This edition focuses on participation by children of 0-7 years in the conceptualisation, implementation and evaluation of early childhood development programmes. Articles show how adults are taking the crucial steps in developing that participation: establishing environments and practices that enable young children to express themselves confidently and fully, and to develop some experiences in participation
The Effectiveness Initiative is a major new project undertaken by the Foundation and a number of partner organisations to study effectiveness in early childhood development programmes. This edition of its newsletter reviews ideas and programmes of work that seeks the views of children and that value children as contributors to, and participants in, all aspects of early childhood development
This special issue of Early Childhood Matters explores the topic of participation of young children. Some key articles present the analytical framework, exploring the relationship between child development and child participation. It is suggested that participation is not only a right but also an essential component of the development process, enabling children to learn to make informed decisions. Practical examples and field experiences from Mexico, Zimbabwe, The Netherlands, South Africa and Scotland are also included
Faculty of Education and Language Studies
Centre for Childhood, Development and Learning
Milton Keynes MK7 6AA
The Centre for Childhood, Development and Learning is based in the Faculty of Education and Language Studies at the Open University. It is an interdisciplinary faculty based on six different centres focusing on education, language and comunication and children. Michael Woodhead is professor of childhood studies, with research interests in interdisciplinary childhood studies, applied research and policy analysis, international studies in early childhood education and care, children's rights and child labour. Amongst other things, he has written a publication for the Bernard Van Leer Foundation entitled 'In search of the rainbow - pathways to quality in large-scale programmes for young disadvantaged children'. This book examines issues of quality development in early childhood programmes, focusing on cultural variables relating to communities and individuals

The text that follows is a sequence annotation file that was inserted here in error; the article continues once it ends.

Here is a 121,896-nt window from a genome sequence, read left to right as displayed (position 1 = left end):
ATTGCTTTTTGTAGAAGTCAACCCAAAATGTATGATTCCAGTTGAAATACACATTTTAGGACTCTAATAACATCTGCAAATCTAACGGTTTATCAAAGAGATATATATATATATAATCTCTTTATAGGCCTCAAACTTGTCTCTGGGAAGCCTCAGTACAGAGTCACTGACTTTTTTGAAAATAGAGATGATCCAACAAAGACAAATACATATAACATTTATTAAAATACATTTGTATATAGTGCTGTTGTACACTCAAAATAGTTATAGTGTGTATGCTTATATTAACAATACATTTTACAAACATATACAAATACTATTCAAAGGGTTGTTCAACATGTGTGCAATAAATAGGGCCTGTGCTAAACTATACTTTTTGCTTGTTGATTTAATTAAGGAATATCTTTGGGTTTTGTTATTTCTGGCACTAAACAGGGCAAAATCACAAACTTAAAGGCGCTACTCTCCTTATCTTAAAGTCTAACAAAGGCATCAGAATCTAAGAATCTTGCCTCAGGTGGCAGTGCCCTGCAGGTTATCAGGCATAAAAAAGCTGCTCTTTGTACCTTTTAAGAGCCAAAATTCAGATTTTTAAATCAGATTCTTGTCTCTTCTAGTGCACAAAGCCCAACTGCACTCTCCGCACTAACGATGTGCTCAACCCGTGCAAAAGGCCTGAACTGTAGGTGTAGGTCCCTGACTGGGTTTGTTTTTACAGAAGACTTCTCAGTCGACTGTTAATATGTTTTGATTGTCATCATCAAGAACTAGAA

SE – 107 88 Stockholm
Save the Children Sweden is an active member of the International Save the Children Alliance. Outside of Sweden, Save the Children Sweden often works with domestic organisations so that they in turn can affect decision makers and legislation. They give financial support for short term projects, but mainly focus nationally and internationally on supporting, starting-up and running long term projects for children's rights. They work on projects with children of all ages, but have recently begun to explore the concept of human rights and 'evolving capacities' of young children, in particular regarding their work on young children and families. They supported a publication produced by the Innocenti Research Centre, UNICEF entitled: 'The evolving capacities of the child'
G.P.O Box 5850
Save the Children's regional office for South and Central Asia is run from Nepal. Their aim is to develop, encourage and promote improved programme development and planning through sharing information, programme knowledge and learning available in the South and Central Asia region in an accessible way. Save the Children Sweden, programme for South and Central Asia has recently undertaken a workshop in Nepal (February 2006) exploring the evolving capacities of the child in relation to the Convention on the Rights of the Child. The workshop was run by Gerison Lansdown, author of 'The evolving capacities of the child'